What is Columbia Design League?

We are a group of Columbia Museum of Art members who share a belief that design matters in every area of modern life. Our annual seasons abound with lectures and discussions led by architects, designers, artists, and other luminaries. The Design League collaborates with academic, civic, and professional organizations to bring appealing and insightful design programs and events to the region.

2018-2019 Season Calendar

September 6, 2018
Annual Meeting featuring Tactical Urbanism Expert Mike Lydon   
Columbia Museum of Art

October 9, 2018
Meet the Designer: The Hendrix Experience with Garvin Design Group
Hendrix, 1649 Main St.

November 7, 2018
The Public Restroom: Fear, Decency and Design
Harvey Molotch, Professor of Social and Cultural Analysis and Sociology — NYU
Columbia Museum of Art

February 9, 2019
Meet the Designer: BullStreet Community Party and Bus Tour with Hughes Development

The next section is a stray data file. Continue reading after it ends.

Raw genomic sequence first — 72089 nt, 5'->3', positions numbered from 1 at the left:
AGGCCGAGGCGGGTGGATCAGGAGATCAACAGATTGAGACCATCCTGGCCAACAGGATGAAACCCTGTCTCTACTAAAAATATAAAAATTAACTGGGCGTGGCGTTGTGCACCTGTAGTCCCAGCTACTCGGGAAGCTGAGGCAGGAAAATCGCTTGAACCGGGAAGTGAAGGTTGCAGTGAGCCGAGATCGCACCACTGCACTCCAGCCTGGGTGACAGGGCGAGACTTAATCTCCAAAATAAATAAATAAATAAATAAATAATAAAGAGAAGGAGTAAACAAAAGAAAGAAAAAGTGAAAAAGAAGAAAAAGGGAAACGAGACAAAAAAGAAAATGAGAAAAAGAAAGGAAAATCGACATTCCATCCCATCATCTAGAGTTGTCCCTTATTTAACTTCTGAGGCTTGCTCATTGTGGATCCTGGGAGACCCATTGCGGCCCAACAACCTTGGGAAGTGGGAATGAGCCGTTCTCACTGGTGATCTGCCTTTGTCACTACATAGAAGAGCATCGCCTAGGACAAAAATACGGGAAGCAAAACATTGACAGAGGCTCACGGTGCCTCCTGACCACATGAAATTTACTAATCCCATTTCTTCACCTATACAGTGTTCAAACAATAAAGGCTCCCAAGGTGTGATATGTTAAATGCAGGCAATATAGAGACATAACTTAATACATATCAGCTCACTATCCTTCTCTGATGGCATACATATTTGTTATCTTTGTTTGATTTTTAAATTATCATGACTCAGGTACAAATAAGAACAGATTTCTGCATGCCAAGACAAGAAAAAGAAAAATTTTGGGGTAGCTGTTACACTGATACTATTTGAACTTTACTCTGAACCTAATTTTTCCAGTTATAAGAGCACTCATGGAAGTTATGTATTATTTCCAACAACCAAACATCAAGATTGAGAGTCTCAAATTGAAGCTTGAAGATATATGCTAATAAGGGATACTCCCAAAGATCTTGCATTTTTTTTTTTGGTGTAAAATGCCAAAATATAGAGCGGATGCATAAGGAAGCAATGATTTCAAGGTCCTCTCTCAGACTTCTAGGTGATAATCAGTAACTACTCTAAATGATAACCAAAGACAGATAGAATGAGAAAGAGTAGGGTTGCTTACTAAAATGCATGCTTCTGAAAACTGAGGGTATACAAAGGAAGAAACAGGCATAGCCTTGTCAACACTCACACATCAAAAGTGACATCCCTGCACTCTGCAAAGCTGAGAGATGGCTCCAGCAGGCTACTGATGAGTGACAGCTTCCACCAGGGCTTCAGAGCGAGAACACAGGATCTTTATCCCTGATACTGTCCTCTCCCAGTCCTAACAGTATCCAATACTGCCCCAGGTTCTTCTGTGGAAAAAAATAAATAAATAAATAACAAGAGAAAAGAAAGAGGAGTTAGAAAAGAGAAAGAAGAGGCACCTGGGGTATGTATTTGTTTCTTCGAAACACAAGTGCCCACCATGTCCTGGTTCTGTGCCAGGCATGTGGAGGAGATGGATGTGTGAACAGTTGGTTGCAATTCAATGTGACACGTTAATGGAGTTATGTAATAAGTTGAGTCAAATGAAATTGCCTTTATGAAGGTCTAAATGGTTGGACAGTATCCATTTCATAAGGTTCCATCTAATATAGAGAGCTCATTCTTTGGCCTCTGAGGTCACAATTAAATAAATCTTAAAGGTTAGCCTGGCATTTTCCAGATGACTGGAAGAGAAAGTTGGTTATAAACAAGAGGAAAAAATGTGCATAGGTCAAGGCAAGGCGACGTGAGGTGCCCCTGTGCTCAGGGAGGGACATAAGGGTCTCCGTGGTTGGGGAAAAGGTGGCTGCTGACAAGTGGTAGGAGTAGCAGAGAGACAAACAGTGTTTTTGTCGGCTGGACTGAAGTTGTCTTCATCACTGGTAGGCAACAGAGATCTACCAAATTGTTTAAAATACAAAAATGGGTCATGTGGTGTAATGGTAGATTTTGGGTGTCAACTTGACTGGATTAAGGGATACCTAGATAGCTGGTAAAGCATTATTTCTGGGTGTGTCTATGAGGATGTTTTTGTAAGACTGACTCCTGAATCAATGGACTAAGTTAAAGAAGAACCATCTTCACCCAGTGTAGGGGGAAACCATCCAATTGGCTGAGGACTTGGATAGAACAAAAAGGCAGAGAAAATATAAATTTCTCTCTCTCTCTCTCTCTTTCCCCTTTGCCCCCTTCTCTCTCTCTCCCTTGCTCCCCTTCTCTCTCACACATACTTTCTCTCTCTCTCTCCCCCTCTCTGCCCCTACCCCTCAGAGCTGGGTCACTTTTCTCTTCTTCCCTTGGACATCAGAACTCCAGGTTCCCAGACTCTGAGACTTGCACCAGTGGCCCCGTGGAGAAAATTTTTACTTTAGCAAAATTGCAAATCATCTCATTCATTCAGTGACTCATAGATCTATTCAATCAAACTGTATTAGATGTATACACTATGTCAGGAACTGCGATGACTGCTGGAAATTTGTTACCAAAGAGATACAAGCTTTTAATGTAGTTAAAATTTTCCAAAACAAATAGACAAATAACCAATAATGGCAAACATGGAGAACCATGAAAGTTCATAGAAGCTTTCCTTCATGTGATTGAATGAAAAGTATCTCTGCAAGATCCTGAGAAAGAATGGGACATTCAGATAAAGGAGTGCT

BullStreet Neighborhood

March 2019
Mike Ford, The Hip-Hop Architect
In collaboration with AIA and ETV

June 2019
Dinner by Design
Columbia Museum of Art

Become a Member

$5 for Students

$15 for Avant Garde and Solo

$25 for other membership levels

You'll have a chance to add the Columbia Design League to your membership during checkout.

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Watch

The Public Restroom: Fear, Decency, and Design

The Columbia Design League presents Harvey Molotch, a professor of sociology and metropolitan studies at NYU and co-editor of the book Toilet: Public Restrooms and the Politics of Sharing, has a beef with American public bathrooms — the physical design often makes an important everyday experience exceedingly uncomfortable.

Play With Your City

The Play With Your City competition invites artists, architects, designers, and big thinkers to take a fresh look at familiar places.

In 2018 the competition focuses on two busy-- and boring-- intersections in the heart of a vibrant capital city. Why don’t pedestrians stick around? How can we bridge the boroughs? What will make us enjoy crossing the street or slowing down to experience it? What could push a shift toward people-first planning?